After talking to clients about their past experiences with status quo strategic planning approaches, we’ve identified 10 pitfalls that occur all too often.
Effective strategic planning helps companies establish organizational alignment and realize sustainable long-term growth. And yet, many planning processes feel mechanical and only engage select senior leaders. As a result, many organizations struggle to define ambitious growth goals or gain the alignment required to successfully action their plan.
We’ve seen several challenges arise when an organization adopts a “status quo” strategic planning process that does not align with its context and realities. Standard approaches often do not meaningfully account for the organization’s size and breadth of stakeholders, historical ability to execute at speed, and risk appetite. Nor do many standard approaches properly consider how market dynamics could change during the planning horizon. This leads to stagnant, poorly bought-into plans that are not adaptive to change or disruption (constants in today’s business world).
A status quo strategic planning approach is especially troublesome for complex multi-stakeholder organizations. Organizations that have historically moved at a slower pace require an approach that considers and embraces their unique needs. Failure to adapt a strategic planning approach and initiatives to an organization’s context results in limited growth, unmet targets, and misaligned expectations.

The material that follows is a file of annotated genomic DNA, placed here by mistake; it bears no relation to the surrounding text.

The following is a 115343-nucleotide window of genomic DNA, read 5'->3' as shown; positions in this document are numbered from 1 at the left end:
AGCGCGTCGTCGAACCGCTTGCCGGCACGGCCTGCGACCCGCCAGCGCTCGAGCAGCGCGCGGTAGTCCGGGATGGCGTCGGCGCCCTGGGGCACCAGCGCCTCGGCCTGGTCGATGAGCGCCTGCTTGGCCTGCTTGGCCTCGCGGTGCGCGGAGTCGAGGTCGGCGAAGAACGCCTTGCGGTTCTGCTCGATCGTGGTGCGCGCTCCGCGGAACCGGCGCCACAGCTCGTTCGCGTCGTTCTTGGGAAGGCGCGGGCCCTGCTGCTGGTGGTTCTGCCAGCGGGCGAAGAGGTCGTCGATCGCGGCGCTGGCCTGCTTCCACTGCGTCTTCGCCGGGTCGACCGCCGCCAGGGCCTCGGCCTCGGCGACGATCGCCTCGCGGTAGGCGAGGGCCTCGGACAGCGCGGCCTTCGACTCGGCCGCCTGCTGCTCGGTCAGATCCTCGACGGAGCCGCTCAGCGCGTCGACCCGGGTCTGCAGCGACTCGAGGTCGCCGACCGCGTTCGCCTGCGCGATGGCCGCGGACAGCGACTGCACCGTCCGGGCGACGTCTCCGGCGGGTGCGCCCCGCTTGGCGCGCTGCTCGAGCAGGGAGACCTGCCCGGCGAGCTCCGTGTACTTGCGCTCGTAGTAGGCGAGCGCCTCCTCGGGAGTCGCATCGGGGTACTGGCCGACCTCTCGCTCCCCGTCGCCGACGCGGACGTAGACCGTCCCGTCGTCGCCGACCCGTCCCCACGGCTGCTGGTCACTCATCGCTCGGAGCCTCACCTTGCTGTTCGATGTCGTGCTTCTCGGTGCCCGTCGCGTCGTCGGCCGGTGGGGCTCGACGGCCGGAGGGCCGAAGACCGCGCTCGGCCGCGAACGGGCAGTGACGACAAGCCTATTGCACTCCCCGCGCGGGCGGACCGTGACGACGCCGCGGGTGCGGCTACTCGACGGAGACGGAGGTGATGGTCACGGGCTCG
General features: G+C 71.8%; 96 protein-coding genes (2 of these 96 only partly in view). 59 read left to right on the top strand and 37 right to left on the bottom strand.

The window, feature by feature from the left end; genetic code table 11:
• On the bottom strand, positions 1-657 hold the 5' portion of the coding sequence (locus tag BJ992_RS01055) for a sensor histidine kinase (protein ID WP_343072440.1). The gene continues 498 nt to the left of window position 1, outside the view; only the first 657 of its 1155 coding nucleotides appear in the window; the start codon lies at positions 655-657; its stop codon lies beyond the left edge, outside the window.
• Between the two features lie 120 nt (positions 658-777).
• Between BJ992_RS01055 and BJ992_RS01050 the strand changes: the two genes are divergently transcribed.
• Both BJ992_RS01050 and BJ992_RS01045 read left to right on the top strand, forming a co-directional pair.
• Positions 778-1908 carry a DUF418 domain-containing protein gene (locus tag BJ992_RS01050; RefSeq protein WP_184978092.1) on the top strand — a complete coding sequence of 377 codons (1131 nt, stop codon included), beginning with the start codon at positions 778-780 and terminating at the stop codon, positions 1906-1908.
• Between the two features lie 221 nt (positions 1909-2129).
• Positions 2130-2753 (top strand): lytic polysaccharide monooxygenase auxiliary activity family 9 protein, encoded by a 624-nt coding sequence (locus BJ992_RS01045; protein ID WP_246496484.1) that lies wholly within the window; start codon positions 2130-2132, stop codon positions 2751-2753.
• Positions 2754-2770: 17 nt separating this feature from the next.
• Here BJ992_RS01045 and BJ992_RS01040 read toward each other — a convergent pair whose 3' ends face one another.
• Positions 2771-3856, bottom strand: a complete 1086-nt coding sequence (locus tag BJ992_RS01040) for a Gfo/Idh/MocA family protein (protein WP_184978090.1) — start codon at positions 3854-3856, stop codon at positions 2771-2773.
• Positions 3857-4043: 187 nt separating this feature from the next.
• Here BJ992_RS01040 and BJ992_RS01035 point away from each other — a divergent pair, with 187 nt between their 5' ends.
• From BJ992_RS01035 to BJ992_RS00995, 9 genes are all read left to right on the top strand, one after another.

After talking to clients and critically analyzing standard strategic planning approaches, we identified ten core challenges that many organizations (especially large multi-stakeholder ones) may have with today’s more typical approaches:
Challenges That Standard Strategic Planning Processes Create
Many of these above stated issues stem from rigid processes that fail to build the organizational alignment that’s required for successful planning and execution.
In our work, we have found that a change management orientation to strategic planning enables ‘break out’ strategies by increasing: organizational alignment, broad stakeholder engagement, and the degree of transparency and candor required to identify both high impact opportunities and the ‘sacred cows’ that are impeding growth. This approach prioritizes long-term effectiveness and execution over the speed to getting through the writing process.
In our next article, we’ll further flesh out why we believe a change management orientation is critical to the development of engaging, growth-driving strategic plans, and the principles and tools that enable strong organizational alignment and actionable plans.